MSF Diary (experience from the field) April 2010 – Imtiaz Wadud

“I think the surgeries and rehabilitation patients with vesicovaginal fistula was one of the greatest contributions MSF made to the people of Nigeria.”

I worked at Jahun, a place in Jigawa state in Nigeria on my first assignment with MSF. This was my first work experience in Africa. Before MSF I have been working in India in different hospitals and with two different international medical NGOs in Afghanistan for most of my career. Jahun is a very small town in Jigawa state. MSF has an emergency obstetric care and VVF (Vesicovaginal Fistula) unit in the Ministry of Health hospital.

I worked as the Obstetrician and Gynecologist over here. Jahun being a very small place, life was very simple over here. But the work which we were doing in our maternity and VVF wards was great. In maternity we were involved in obstetric emergencies. Patients used to come from distant villages and also at a very later stage to us for help. Linguistic barriers made the history taking of patient very challenging and also they would hide some facts with fear. Patient could be in labor for few hours to few days like week also. And finally coming with bad complication like obstructed labor, dead fetus, retain placenta and rupture uterus. Eclampsia was very common here. All age group patients would present with eclampsia.

They had history of having convulsions several times before coming to hospital. Even girls of 15 years age also would present with same symptoms. The BP of 200/ 120mm was not uncommon. They usually responded well to our Magnesium sulfur protocols. It was good practice to put all important protocols for emergency treatment put on wall as posters as ready check and support for nursing and medical staff.

Anemia was another common condition. To see patient in ANC or PNC with Hb of 2.5 gms was not uncommon. Almost 80% patients had Hb lower than 7 gms. As per criteria of MSF 5gms% was out cut off for blood transfusion. Blood bank was very active and we had devoted staff to make blood available 24hours to us.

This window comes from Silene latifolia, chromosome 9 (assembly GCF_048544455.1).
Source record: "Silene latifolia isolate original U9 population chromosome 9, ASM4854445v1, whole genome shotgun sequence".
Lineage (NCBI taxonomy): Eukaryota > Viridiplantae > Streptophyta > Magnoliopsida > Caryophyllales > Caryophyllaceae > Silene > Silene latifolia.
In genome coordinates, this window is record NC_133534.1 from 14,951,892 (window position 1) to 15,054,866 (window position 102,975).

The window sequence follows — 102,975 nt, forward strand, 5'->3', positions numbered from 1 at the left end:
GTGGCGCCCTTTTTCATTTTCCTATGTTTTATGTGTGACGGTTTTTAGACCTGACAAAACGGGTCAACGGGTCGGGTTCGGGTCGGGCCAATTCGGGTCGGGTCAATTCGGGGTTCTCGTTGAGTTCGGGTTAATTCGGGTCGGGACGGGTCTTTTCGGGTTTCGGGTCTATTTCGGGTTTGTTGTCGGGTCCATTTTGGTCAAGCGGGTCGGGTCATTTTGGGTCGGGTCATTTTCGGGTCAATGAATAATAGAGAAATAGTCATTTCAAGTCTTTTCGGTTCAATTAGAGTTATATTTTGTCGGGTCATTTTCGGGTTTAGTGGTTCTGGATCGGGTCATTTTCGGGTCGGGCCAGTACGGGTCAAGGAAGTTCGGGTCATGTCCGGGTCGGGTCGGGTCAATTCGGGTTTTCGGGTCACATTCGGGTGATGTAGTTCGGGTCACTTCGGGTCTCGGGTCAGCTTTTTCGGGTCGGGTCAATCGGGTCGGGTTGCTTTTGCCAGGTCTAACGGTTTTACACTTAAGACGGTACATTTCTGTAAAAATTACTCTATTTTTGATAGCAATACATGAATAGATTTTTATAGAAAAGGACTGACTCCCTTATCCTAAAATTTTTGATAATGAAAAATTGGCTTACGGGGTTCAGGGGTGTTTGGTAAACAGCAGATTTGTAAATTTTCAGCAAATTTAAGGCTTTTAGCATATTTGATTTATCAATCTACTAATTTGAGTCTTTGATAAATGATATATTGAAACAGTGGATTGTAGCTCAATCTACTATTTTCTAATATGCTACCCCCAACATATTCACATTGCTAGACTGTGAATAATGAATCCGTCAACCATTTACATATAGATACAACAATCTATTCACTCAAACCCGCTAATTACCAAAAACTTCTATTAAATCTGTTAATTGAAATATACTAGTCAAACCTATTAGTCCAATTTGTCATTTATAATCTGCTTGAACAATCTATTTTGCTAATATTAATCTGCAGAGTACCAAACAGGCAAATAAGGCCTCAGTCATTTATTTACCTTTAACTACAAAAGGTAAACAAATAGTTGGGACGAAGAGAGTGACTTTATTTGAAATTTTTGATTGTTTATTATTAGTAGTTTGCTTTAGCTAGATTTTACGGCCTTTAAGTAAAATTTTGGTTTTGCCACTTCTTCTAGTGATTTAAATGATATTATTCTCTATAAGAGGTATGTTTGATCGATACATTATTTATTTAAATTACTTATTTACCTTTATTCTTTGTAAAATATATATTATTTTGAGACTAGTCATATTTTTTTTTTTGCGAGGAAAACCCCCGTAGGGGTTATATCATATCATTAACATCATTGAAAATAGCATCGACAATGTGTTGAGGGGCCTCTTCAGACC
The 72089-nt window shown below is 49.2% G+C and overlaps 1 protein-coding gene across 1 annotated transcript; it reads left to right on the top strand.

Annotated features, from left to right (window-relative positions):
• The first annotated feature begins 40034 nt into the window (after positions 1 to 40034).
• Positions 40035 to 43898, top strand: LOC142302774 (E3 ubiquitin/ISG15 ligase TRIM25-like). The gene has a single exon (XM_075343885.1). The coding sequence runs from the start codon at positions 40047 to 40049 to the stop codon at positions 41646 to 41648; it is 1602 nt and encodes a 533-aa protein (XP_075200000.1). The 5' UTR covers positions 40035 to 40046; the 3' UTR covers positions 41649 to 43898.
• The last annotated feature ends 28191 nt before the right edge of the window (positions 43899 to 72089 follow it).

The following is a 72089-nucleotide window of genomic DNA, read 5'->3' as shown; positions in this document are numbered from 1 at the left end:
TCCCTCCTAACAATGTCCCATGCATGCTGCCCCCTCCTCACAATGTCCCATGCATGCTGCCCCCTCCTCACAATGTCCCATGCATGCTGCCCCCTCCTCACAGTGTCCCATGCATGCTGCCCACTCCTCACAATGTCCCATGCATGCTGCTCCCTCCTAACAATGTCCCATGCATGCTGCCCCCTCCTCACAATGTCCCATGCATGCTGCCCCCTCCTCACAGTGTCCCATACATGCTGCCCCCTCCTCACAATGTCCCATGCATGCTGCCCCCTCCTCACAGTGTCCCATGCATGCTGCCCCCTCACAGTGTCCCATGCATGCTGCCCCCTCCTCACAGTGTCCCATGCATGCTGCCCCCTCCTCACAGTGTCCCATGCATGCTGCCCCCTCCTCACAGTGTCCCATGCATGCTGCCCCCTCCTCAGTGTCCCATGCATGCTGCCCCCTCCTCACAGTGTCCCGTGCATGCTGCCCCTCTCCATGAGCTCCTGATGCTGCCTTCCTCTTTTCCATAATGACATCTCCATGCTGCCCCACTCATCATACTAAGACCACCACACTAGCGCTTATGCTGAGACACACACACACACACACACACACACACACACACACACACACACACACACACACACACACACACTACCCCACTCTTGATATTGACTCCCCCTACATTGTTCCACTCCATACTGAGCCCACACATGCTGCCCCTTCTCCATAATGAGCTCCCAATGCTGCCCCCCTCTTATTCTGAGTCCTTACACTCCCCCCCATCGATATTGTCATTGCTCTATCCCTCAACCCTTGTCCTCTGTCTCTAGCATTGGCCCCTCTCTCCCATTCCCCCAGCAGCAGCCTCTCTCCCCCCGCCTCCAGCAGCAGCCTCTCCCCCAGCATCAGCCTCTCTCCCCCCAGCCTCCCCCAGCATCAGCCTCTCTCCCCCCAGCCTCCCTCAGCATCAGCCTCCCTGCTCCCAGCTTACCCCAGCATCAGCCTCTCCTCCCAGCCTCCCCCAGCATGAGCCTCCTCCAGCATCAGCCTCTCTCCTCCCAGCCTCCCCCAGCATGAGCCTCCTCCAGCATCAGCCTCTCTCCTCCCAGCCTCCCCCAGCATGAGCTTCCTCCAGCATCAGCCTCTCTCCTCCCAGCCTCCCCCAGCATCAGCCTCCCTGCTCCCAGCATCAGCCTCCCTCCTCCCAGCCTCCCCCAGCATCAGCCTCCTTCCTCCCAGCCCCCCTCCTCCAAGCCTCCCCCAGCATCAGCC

Post delivery patients also came with retained placenta and PPH. Everything at home is tried by Traditional Birth Attendants and then they land in hospital with all complicacies .APH is with placenta previa and abruption also very common. Due to TBA’s patient used to come late and obstructed labor with twins and shoulder presentation or hand prolapse was common. We had good OT to take care of all emergencies.

The project also dealt with VVF (Vesicovaginal Fistula). For those who don’t know what it means, (VVF) is a condition that affects women who have experienced prolonged obstructed labour. This usually occurs when women do not have access to maternity services or emergency obstetric care when labour does not progress normally. Damage is caused by the prolonged pressure of the baby’s head against the soft tissues of the pelvic organs resulting in the formation of a hole between the bladder and the vagina. The consequence is that urine will continually pass from the bladder into the vagina and flow without control. VVF ward was a wonderful place to remember. When you enter you see women with catheters and urine collection bags but all smiling and greeting you, even singing and dancing outside our ward. The environment provided to them was so good and caring that they would forget their miseries and enjoy staying in group. It was previously in tents but later we shifted to new wards. I think the surgeries and rehabilitation of VVF patients was the greatest contribution of MSF to people of Nigeria.

I am happy I was instrumental in saving the lives of so many many women suffering with pregnancy complications and could contribute in a small way towards reducing maternal mortality.

Imtiaz Wadud, Capital/Supply Logistician: Mission in Loki, South Sudan, April 2010

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